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Board won’t budge on Waikanae cycle lane

Aug 30th, 2010 | By | Category: Front Page Layout, Latest News, Multimedia, News


CYCLE ENTHUSIAST: Stuart Kilmister (pictured with son Jacob) wanted less car-parking on Te Moana Rd, Waikanae.

MOTORISTS won out over cyclists when Waikanae Community Board voted out the idea of a new, one-kilometre stretch of cycle lane on Te Moana Rd.

But board member Harold Thomas says he does not believe there is a problem. “We should not be having cyclists versus motor cars,” he says.

Kapiti District Council cycle ways, walkways and bridleways implementation coordinator Stuart Kilmister had asked the board to put a stop to parking on the length between Karu Crescent and Ngarara Rd, so that cyclists would no longer veer into the main traffic route to overtake parked vehicles.

A total of 161 property owners in a polled area of Te Moana Rd were consulted about the proposal by mailbox drop. Of the 61 responses received, 28, or 46%, were in favour and 32, or 53%, were against. One response was neutral.

Those against the safe cycling proposal noted there would be a lack of suitable parking for visitors and damage to their grass berms from wheel ruts.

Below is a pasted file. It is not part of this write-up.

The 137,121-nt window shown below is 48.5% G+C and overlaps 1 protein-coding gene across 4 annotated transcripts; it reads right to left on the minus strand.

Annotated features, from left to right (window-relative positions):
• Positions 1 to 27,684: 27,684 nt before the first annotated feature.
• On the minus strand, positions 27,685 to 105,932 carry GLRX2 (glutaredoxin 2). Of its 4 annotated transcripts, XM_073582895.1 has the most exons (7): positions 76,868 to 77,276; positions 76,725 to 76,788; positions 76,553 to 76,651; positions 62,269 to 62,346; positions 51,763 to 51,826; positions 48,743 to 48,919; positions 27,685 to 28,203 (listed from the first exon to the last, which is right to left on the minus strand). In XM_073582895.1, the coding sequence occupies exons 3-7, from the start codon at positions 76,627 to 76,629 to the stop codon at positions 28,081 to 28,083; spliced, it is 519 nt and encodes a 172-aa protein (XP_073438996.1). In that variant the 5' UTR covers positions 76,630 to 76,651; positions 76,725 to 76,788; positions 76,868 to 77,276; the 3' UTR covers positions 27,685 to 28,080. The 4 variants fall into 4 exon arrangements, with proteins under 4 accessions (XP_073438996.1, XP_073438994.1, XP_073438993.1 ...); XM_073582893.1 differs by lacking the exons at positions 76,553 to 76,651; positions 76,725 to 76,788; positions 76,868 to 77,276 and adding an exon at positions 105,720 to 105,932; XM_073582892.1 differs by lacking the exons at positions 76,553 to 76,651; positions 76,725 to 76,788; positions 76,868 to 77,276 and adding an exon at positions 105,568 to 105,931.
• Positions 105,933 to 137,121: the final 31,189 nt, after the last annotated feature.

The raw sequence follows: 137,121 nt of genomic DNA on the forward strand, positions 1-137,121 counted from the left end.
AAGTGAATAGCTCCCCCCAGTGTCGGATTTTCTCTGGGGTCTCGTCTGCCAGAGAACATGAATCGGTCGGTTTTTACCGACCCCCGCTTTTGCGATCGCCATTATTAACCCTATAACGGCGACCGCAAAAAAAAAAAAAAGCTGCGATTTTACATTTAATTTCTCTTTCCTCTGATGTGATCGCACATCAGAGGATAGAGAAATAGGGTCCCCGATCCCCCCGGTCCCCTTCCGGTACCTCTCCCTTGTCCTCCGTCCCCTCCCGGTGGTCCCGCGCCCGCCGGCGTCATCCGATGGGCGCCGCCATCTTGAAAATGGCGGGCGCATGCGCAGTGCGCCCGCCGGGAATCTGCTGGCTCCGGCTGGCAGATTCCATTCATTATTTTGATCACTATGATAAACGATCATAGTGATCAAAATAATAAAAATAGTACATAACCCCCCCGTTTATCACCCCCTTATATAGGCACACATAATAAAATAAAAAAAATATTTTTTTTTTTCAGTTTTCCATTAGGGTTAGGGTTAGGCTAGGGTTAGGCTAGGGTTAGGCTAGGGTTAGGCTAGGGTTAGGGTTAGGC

Mr Kilmister was hoping to improve cycle safety on a major arterial route.

He says: “The measures proposed were seeking to address chronic problems relating to declining cycle numbers, perceived safety, and statistical evidence clearly showing the correlation between high traffic volumes and cycling casualties.”

But he says staff could not demonstrate their plan was “a solution to an acute problem – ie, cycle casualties that had occurred in the past where the measures were proposed”.

In his report, Mr Kilmister noted different surveys had recorded the number of cyclists and cars parked on the side of the road.


TE MOANA RD: No changes to help cyclists.

In the most recent survey, “almost half” of the 22 vehicles parked were there for up to four hours, creating what Mr Kilmister called a “cycle safety issue with cyclists having to pull into the main traffic stream to avoid parked cars”.

Although the proposal was rejected at the Waikanae Community Board meeting last month, Mr Kilmister says the board did not specifically state why they did not support the proposal.

“I believe politically it was not something they could endorse without clear evidence as to why it was necessary.

“They simply did not believe there was a problem that needed to be solved.”

Board chairman Michael Scott suggested instead of the cycleway, improved signage for drivers and a review of road markings were needed.

Mr Kilmister says the council may look at reinstating the cycle lanes when the road is next due for a reseal in 10 years’ time.

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